I thought about it when Kelly–one of the members of the absolutely fundamental single mom network I’m lucky to have–was on the phone and we were talking about how overwhelmed we felt. She told me she had just washed the floor (for the millionth time) at the end of a long day of juggling her own business and chasing kids without help when her little boy Max raced across it with muddy feet.
“I yelled so loud my eyeballs hurt,” Kelly said.
The summer before my husband drove away Susan Smith’s husband left her in North Carolina and she put her two sons in the back of her car and drove it into a lake. One hot day another single working mother, not far from where I lived in Tennessee, let her children roast in a closed van while she slept. My husband had been on some writers’ lists on the internet at the time and many intelligent, articulate, and generally reasonable people lost their minds and flamed about what a horror Susan Smith was. It was as if they, in their darkest imaginings, could see their own mother turning on them–or themselves turning on their own children.
Infanticide is a worse crime than patricide or fratricide. Even the Greeks didn’t see it as the same sort of entertainment as those other forms of murder. But they acknowledged its possibility in Medea, the queen who was stripped of her homeland and political power by her husband and then abandoned. Medea melted her husband’s new girlfriend with an enchanted dress and then killed the children she shared with Jason. Astonishingly, she was ultimately spared.
I don’t know why the Greeks–not well-known for being particularly pro-woman–let Medea off. I suspect it was because of the respect they had for the devastation caused by losing one’s political power, one’s dignity, one’s very identity. The cause of her crime was understandable to them.
I’m not defending Medea–or Susan Smith or that woman with the van. But I do see a twisted kinship. Each was given a big job–what is bigger, or more complex, or more important than mothering?–and then from each was taken that which would have made the job possible.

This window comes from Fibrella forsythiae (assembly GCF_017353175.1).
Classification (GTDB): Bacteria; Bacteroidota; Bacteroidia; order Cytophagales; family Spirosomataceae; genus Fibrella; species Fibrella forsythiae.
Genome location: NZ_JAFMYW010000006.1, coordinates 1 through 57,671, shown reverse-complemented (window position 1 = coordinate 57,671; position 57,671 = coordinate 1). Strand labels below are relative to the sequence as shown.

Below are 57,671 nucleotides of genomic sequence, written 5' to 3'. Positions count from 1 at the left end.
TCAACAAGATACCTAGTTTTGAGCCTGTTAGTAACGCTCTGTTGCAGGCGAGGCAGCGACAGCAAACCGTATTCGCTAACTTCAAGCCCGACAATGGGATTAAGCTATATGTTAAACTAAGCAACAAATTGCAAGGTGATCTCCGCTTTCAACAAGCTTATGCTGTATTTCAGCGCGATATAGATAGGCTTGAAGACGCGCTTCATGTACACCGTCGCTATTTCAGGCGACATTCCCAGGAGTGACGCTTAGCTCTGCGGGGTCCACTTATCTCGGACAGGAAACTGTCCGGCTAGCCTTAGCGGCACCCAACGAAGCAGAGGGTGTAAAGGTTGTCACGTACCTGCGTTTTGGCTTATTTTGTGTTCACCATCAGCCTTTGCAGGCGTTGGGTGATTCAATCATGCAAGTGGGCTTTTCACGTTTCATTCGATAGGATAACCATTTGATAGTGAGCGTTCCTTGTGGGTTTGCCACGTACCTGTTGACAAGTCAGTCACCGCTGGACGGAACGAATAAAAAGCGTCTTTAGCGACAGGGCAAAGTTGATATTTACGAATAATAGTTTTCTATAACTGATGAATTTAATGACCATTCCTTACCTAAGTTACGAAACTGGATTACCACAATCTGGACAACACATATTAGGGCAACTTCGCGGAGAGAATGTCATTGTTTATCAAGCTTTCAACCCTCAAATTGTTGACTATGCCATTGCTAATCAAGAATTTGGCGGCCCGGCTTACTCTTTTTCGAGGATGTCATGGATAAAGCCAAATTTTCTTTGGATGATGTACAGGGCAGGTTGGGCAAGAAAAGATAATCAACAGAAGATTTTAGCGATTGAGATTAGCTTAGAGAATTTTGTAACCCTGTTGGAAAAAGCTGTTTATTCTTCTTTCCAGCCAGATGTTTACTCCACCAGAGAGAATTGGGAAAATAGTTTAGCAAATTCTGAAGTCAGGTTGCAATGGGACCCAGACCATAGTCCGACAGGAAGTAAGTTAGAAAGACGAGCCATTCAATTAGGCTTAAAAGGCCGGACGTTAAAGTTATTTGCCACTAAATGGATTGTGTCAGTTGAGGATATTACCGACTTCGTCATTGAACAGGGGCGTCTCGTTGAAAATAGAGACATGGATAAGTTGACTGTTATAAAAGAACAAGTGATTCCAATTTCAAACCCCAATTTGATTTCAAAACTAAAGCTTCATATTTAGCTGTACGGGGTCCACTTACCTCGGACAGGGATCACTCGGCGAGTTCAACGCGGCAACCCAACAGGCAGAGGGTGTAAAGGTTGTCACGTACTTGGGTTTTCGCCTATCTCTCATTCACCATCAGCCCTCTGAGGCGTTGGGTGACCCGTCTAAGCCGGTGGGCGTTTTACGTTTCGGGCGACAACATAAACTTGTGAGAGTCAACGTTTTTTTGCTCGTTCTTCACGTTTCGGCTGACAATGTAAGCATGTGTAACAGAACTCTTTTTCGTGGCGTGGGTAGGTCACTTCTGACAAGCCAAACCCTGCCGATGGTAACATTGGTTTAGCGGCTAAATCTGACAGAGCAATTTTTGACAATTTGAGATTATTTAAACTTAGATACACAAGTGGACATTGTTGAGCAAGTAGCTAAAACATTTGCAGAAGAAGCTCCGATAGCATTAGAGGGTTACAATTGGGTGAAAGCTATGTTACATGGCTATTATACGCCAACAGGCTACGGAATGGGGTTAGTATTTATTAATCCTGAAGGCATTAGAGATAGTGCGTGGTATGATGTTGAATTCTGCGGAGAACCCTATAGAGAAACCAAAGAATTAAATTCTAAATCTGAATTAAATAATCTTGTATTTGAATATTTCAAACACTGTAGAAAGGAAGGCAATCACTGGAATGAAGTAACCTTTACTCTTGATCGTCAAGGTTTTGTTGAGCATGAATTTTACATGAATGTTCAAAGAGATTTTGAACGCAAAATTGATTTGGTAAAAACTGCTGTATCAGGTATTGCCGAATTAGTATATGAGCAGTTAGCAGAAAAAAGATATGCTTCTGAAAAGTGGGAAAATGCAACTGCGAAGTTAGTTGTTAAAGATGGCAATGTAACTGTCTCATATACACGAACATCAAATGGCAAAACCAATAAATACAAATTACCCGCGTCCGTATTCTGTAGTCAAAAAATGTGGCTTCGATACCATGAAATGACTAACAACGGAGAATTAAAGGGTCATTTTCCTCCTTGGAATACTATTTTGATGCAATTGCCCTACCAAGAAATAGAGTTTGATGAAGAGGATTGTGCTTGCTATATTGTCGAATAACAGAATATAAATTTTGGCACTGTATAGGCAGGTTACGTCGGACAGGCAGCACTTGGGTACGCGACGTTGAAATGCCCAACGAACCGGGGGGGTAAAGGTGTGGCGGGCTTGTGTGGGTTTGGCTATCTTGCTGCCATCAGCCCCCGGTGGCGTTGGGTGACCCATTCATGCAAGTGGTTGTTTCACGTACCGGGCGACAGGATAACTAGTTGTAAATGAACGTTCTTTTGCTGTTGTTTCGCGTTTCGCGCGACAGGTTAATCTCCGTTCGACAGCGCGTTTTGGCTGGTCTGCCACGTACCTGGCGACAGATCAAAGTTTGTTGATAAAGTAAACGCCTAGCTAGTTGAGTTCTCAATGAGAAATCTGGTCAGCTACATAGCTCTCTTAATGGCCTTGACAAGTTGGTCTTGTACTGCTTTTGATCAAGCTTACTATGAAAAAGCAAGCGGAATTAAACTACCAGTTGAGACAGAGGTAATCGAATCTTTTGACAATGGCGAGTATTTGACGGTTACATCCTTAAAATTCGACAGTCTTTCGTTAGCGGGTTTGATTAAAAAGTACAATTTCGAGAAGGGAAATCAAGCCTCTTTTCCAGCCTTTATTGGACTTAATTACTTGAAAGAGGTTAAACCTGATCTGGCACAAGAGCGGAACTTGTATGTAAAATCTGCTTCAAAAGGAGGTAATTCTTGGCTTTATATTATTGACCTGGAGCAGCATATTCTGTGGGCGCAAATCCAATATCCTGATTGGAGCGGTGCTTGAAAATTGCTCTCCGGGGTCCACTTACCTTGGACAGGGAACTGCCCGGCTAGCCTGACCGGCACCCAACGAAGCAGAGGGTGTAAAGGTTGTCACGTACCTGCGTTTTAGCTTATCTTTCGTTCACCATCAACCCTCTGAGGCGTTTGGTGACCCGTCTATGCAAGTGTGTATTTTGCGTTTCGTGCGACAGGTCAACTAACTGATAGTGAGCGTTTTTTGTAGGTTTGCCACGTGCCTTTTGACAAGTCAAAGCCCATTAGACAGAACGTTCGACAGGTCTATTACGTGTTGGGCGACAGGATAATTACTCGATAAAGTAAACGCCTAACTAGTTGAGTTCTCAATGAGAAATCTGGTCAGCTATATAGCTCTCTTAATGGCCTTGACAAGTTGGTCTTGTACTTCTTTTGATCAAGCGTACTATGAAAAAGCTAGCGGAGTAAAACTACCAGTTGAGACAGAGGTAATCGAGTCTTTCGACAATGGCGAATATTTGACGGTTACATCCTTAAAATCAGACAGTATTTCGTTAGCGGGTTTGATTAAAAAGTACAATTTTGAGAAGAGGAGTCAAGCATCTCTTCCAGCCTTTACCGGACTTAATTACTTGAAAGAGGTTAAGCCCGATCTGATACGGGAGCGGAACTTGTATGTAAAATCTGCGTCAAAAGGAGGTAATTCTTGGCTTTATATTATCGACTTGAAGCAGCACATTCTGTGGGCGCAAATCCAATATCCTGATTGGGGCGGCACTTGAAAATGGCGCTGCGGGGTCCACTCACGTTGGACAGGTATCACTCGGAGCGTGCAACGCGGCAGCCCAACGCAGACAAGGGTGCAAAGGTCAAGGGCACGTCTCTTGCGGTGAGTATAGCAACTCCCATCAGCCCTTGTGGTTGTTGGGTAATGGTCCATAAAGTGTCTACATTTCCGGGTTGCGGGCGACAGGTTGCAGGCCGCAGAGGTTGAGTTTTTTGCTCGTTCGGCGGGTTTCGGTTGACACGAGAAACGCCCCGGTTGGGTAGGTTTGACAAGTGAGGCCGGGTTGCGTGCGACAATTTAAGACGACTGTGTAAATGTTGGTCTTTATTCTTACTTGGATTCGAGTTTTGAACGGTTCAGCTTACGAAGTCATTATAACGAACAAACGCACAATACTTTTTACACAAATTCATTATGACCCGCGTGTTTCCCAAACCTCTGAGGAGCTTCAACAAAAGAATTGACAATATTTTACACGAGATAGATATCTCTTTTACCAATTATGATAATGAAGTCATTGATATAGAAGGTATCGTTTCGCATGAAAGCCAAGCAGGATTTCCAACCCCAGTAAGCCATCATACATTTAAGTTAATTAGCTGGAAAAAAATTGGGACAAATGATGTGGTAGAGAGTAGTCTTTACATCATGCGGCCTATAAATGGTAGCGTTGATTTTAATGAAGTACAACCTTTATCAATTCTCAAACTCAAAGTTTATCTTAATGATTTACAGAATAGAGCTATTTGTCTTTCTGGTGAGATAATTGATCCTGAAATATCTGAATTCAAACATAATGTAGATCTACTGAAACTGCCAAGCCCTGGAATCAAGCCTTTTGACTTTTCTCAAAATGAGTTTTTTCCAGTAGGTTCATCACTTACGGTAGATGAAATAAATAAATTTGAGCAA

Why did no one see those women couldn’t take it, being stripped of their power and dignity, not to mention economic, physical, and moral support–rendered impotent in a culture that continues to define power by association with men? Why couldn’t anyone see this was beyond endurance?
In the end, Medea was lifted off the roof by dragons and carried into the sky, spared from a tortured death or any sort of retribution at all. Edith Hamilton points out that Jason “cursed her, never himself [italics mine], for what had come to pass.”
What I want to know is where were the husbands while their children suffered horrible deaths? And why were the fathers not held accountable? Why weren’t they reviled along with the mothers? Why were they not jailed? Why not try them too?
I’m not one to miss the irony that my husband–who took the side of the mothers on the internet and sent out a few flames in their defense–is also the man who drove off shortly thereafter with his computer in the back seat, leaving me—yes–with our two small children.
Where was he when the orb weaver bit?
I’m not going to kill my children. I’m among the majority of parents–single or not–who don’t want to see our children suffer a disappointment, never mind a hideous death. To repeat, I have resources–a secure income, age, a therapist, sobriety, and the knowledge of when to ask for help: all the time. But I’ve had plenty of spider days, days–and nights–when I thought: I just can’t do this.
And I can definitely see the time, before my kids are safely off to college, when I yell at them so loud my eyeballs hurt.
–Published in Spring 2011 Cream City Review | Photo by Nathan Na